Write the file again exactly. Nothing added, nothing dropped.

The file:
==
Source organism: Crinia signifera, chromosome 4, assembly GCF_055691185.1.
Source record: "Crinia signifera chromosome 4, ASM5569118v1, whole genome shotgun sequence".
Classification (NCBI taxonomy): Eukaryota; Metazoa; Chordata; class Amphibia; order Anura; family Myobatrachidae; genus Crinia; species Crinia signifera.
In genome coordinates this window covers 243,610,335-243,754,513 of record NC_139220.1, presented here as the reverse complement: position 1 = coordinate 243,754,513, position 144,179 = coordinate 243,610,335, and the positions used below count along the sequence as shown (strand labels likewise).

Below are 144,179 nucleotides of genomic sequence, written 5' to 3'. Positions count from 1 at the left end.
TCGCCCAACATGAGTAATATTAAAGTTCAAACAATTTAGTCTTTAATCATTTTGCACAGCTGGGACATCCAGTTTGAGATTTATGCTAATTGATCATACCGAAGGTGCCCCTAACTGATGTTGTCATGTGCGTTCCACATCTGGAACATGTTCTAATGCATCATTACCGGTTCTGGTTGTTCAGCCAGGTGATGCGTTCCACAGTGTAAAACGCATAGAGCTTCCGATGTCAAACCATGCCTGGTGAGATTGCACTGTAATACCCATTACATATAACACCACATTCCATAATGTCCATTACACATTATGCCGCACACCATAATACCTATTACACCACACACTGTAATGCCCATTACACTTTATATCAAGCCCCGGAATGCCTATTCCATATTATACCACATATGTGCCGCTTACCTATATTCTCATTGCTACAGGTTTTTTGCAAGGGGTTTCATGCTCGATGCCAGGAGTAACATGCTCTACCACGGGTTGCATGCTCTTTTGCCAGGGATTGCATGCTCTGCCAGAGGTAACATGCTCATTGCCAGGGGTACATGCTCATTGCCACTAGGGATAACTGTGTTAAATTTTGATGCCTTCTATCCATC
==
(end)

Source organism: Crinia signifera, chromosome 4, assembly GCF_055691185.1.
Source record: "Crinia signifera chromosome 4, ASM5569118v1, whole genome shotgun sequence".
Classification (NCBI taxonomy): Eukaryota; Metazoa; Chordata; class Amphibia; order Anura; family Myobatrachidae; genus Crinia; species Crinia signifera.
In genome coordinates this window covers 243,610,335-243,754,513 of record NC_139220.1, presented here as the reverse complement: position 1 = coordinate 243,754,513, position 144,179 = coordinate 243,610,335, and the positions used below count along the sequence as shown (strand labels likewise).

Below are 144,179 nucleotides of genomic sequence, written 5' to 3'. Positions count from 1 at the left end.
TCGCCCAACATGAGTAATATTAAAGTTCAAACAATTTAGTCTTTAATCATTTTGCACAGCTGGGACATCCAGTTTGAGATTTATGCTAATTGATCATACCGAAGGTGCCCCTAACTGATGTTGTCATGTGCGTTCCACATCTGGAACATGTTCTAATGCATCATTACCGGTTCTGGTTGTTCAGCCAGGTGATGCGTTCCACAGTGTAAAACGCATAGAGCTTCCGATGTCAAACCATGCCTGGTGAGATTGCACTGTAATACCCATTACATATAACACCACATTCCATAATGTCCATTACACATTATGCCGCACACCATAATACCTATTACACCACACACTGTAATGCCCATTACACTTTATATCAAGCCCCGGAATGCCTATTCCATATTATACCACATATGTGCCGCTTACCTATATTCTCATTGCTACAGGTTTTTTGCAAGGGGTTTCATGCTCGATGCCAGGAGTAACATGCTCTACCACGGGTTGCATGCTCTTTTGCCAGGGATTGCATGCTCTGCCAGAGGTAACATGCTCATTGCCAGGGGTACATGCTCATTGCCACTAGGGATAACTGTGTTAAATTTTGATGCCTTCTATCCATC